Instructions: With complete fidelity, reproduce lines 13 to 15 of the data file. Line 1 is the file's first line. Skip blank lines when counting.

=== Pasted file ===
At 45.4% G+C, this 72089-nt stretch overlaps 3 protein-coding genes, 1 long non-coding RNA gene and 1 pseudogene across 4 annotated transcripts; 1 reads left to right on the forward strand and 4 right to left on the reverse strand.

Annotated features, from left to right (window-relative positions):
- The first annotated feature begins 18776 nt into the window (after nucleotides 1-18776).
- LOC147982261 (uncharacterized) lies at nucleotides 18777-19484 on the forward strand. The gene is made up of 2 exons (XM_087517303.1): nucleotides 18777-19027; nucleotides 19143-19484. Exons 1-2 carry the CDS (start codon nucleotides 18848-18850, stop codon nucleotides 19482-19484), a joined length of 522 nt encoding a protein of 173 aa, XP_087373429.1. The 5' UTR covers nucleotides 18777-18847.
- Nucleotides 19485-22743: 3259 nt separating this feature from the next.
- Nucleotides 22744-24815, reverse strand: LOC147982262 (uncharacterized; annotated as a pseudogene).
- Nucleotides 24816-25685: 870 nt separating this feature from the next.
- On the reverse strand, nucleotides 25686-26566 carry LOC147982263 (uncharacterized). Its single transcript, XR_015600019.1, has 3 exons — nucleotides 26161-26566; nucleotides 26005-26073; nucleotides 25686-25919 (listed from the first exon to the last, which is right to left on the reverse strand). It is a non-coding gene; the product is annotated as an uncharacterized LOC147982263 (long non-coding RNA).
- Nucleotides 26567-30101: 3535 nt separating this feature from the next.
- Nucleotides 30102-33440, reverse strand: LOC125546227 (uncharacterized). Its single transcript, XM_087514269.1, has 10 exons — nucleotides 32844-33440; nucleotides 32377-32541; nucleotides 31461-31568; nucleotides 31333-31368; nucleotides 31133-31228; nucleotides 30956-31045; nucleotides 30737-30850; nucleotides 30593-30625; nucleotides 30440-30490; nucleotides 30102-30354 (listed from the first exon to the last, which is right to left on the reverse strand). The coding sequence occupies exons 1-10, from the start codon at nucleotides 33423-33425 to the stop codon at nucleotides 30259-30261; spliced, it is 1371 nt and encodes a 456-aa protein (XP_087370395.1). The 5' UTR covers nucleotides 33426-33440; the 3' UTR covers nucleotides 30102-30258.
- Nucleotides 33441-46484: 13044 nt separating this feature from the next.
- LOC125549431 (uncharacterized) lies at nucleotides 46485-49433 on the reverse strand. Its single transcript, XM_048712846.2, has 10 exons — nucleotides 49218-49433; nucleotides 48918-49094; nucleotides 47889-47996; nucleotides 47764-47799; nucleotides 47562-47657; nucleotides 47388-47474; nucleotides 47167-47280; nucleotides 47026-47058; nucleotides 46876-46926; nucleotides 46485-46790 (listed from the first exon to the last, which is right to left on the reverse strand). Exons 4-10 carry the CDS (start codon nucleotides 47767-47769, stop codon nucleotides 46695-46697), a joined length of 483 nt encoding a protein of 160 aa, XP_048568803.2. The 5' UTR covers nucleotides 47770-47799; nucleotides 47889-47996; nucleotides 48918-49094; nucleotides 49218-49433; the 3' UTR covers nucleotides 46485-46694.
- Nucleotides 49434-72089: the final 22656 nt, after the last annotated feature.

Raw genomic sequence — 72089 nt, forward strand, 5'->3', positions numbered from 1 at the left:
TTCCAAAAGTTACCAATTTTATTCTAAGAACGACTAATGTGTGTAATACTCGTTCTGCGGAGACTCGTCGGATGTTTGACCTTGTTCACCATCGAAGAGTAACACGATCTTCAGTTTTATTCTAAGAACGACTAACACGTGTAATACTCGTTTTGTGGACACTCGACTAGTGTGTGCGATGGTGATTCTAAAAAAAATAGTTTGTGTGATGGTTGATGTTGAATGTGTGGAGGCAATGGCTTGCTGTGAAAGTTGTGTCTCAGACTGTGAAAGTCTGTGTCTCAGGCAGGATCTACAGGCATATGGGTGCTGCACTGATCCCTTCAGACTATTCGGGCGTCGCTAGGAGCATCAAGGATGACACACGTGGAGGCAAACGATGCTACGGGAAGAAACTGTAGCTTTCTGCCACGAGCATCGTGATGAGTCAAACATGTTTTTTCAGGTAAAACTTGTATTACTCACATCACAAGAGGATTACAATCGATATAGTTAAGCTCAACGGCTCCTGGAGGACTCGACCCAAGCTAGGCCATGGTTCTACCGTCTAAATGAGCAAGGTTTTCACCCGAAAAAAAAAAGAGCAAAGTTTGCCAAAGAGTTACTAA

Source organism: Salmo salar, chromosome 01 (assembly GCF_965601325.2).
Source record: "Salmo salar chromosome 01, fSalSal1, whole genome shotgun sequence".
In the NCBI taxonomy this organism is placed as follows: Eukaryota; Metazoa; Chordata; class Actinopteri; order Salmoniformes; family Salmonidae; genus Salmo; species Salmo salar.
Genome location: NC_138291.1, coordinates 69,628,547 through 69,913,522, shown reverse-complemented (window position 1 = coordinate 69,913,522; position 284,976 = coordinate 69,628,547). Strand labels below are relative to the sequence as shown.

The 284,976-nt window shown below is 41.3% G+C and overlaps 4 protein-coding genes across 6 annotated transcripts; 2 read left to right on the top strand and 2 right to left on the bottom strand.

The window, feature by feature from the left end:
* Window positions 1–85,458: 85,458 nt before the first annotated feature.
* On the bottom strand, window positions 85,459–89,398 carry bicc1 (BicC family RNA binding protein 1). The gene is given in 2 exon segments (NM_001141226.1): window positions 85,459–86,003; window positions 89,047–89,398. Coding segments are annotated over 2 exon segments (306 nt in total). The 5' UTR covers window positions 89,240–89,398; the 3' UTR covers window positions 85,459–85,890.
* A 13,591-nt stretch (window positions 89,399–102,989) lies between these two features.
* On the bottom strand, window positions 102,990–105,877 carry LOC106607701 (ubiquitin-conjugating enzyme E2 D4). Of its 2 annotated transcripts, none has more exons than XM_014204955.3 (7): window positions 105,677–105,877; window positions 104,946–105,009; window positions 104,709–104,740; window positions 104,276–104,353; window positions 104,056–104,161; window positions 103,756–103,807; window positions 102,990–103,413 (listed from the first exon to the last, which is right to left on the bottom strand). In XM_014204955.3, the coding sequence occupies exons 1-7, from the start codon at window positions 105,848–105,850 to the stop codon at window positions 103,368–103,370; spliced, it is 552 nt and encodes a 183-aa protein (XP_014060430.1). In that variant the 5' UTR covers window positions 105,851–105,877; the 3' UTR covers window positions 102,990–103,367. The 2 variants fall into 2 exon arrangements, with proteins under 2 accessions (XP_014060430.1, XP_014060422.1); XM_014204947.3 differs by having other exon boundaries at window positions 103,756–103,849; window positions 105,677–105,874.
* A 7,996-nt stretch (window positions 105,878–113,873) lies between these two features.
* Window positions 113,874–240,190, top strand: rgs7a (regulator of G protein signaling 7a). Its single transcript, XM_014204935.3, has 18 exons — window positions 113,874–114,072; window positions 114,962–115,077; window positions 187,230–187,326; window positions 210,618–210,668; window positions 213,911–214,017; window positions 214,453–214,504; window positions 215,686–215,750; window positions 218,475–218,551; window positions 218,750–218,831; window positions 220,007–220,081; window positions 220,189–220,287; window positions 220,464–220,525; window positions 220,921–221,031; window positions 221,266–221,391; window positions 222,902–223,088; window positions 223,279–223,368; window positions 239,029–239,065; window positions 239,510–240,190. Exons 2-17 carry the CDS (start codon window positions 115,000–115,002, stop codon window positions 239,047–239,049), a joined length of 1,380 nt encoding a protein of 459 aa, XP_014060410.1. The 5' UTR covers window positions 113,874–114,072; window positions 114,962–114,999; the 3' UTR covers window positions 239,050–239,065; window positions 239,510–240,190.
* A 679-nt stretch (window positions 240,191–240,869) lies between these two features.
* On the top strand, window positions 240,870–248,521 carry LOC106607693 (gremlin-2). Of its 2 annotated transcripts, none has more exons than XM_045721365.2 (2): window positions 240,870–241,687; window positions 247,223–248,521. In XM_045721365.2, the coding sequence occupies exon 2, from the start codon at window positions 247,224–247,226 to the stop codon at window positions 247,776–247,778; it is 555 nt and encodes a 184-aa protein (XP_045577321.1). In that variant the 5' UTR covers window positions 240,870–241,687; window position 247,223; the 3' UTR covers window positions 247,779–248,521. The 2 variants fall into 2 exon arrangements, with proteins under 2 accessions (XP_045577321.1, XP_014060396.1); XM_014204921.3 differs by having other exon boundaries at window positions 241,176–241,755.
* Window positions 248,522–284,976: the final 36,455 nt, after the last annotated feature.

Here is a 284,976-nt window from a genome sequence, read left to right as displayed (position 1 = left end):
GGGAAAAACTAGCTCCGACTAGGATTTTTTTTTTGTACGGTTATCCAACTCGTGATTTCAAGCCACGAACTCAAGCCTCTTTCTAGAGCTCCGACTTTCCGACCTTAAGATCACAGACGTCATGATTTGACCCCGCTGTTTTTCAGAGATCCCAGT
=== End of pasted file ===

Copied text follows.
- Nucleotides 49434-72089: the final 22656 nt, after the last annotated feature.

Raw genomic sequence — 72089 nt, forward strand, 5'->3', positions numbered from 1 at the left:
TTCCAAAAGTTACCAATTTTATTCTAAGAACGACTAATGTGTGTAATACTCGTTCTGCGGAGACTCGTCGGATGTTTGACCTTGTTCACCATCGAAGAGTAACACGATCTTCAGTTTTATTCTAAGAACGACTAACACGTGTAATACTCGTTTTGTGGACACTCGACTAGTGTGTGCGATGGTGATTCTAAAAAAAATAGTTTGTGTGATGGTTGATGTTGAATGTGTGGAGGCAATGGCTTGCTGTGAAAGTTGTGTCTCAGACTGTGAAAGTCTGTGTCTCAGGCAGGATCTACAGGCATATGGGTGCTGCACTGATCCCTTCAGACTATTCGGGCGTCGCTAGGAGCATCAAGGATGACACACGTGGAGGCAAACGATGCTACGGGAAGAAACTGTAGCTTTCTGCCACGAGCATCGTGATGAGTCAAACATGTTTTTTCAGGTAAAACTTGTATTACTCACATCACAAGAGGATTACAATCGATATAGTTAAGCTCAACGGCTCCTGGAGGACTCGACCCAAGCTAGGCCATGGTTCTACCGTCTAAATGAGCAAGGTTTTCACCCGAAAAAAAAAAGAGCAAAGTTTGCCAAAGAGTTACTAA